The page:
Lessons Learned: Protecting the Boreal Forest (Spring 2008 Trust Magazine article)
In 1899, Governor Theodore Roosevelt spoke to the New York State Assembly about the value of conservation and the threat of extinction: “When I hear of the destruction of a species, I feel just as if all the works of some great writer have perished.” Shortly thereafter, President Roosevelt acted on the sentiment behind his words, creating federal protection for forests and wilderness throughout the nation.
Nearly a century later, Roosevelt's system of parks and protected areas lives on, and so too does the case for conservation. Aware of the need to protect wilderness and the life that it shelters, in 1992 Pew launched a program to conserve intact old-growth forests and wilderness ecosystems. By the late 1990s, Pew's program had gained considerable momentum, and an evaluation found that it had made important contributions to wilderness protection in its first seven years.
Building on this early progress, the Environment program (now called the Pew Environment Group) continued its efforts in the United States, but also began to craft a conservation strategy for Canada's great boreal wilderness. This far-reaching expanse of publicly owned forest and taiga represented a particularly ripe, yet largely untapped, opportunity.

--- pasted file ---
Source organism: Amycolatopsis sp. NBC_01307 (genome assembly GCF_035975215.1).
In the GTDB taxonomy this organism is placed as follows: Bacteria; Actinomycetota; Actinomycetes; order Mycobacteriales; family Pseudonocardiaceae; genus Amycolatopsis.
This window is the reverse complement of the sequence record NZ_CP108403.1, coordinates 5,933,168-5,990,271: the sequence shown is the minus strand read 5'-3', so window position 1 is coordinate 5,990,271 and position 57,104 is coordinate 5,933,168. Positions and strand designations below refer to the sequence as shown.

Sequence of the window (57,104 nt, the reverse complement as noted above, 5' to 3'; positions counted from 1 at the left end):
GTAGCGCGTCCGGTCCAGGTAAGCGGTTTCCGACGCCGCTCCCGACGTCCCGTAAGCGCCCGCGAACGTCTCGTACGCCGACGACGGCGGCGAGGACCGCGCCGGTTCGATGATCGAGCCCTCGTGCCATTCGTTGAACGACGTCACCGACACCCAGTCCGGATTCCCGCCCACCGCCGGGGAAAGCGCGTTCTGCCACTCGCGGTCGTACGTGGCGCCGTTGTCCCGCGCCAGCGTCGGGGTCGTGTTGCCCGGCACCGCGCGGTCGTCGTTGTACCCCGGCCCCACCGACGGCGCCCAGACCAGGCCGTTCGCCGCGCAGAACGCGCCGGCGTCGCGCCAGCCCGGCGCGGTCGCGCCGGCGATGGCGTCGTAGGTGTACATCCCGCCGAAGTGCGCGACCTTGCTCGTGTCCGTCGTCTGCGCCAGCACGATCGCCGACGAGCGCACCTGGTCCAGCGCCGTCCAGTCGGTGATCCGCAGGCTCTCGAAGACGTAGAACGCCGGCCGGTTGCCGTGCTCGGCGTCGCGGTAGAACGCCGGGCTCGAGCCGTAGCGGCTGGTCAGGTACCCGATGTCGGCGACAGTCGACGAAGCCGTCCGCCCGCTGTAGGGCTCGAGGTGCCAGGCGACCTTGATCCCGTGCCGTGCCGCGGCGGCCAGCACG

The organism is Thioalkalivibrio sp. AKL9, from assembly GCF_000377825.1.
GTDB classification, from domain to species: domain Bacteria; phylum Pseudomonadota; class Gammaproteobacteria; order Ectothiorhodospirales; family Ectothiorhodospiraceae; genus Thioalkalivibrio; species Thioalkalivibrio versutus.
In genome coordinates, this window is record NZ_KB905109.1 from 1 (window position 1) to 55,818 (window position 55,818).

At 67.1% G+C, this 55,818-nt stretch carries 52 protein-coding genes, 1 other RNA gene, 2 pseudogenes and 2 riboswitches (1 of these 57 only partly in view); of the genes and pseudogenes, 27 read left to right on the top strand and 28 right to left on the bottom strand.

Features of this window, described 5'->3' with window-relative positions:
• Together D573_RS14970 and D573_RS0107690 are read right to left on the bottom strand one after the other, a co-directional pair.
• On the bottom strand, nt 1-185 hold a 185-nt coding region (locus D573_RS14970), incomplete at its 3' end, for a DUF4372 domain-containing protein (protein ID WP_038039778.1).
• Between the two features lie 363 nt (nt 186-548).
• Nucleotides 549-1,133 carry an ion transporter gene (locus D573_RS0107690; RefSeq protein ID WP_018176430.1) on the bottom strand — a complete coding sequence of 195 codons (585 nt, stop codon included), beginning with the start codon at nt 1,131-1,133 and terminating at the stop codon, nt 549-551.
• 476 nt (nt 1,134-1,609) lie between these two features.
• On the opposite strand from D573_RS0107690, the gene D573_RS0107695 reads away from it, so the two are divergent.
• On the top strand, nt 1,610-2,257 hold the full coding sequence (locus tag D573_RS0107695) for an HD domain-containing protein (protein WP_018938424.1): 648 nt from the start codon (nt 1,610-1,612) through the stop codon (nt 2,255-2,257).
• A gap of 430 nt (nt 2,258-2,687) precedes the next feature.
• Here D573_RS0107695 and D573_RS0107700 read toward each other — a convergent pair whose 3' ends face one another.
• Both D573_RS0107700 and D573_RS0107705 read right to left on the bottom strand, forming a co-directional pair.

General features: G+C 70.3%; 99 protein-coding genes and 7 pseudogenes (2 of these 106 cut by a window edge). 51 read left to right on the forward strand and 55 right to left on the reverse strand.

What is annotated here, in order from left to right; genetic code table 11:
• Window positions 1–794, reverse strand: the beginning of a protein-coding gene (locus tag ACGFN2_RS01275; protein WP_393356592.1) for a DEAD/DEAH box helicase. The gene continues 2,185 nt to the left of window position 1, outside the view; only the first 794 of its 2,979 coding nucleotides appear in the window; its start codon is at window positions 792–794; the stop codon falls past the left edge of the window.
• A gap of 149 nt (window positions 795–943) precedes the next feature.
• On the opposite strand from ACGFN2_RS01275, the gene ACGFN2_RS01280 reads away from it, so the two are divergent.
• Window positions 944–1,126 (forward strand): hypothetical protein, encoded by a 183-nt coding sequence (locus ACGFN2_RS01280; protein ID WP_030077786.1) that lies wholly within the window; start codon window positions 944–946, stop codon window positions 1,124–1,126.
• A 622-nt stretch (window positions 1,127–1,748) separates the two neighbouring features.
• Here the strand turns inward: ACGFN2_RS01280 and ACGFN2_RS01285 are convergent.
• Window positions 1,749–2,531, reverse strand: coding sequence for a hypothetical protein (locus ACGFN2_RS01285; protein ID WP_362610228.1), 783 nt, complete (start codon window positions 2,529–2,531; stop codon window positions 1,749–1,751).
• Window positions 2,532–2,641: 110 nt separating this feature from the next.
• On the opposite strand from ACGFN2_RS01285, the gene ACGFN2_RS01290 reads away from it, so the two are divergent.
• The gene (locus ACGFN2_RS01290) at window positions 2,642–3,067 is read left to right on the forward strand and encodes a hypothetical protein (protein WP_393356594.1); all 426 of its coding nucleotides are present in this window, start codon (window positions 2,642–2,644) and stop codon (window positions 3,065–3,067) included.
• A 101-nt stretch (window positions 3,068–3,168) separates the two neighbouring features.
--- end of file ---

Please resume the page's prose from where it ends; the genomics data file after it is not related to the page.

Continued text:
In 1999 Environment staff launched a campaign to protect Canada's boreal forest, ultimately setting the goal of protecting 100 million acres of wilderness by 2010. For context, the entire area overseen by the U.S. National Park Service currently totals 84 million acres, of which 52 million acres are national parks.
Now involving more than 1,500 scientists from around the world, more than 75 major companies, 115 Canadian First Nations and many Canadian and international environmental groups, the resulting wilderness protection campaign had three principal elements: (1) a regional aspect made up of ground-level efforts designed to protect specific areas; (2) a national collaborative approach designed to engage the forest industry, First Nations (Canada's aboriginal groups), government and others to build broad support for protection from within Canada; and (3) an international advocacy strategy designed to promote awareness of the need for wilderness conservation among consumers and other key constituencies who would encourage cooperative action to protect Canadian wilderness.
Designing an Evaluation, Understanding and Refining a Program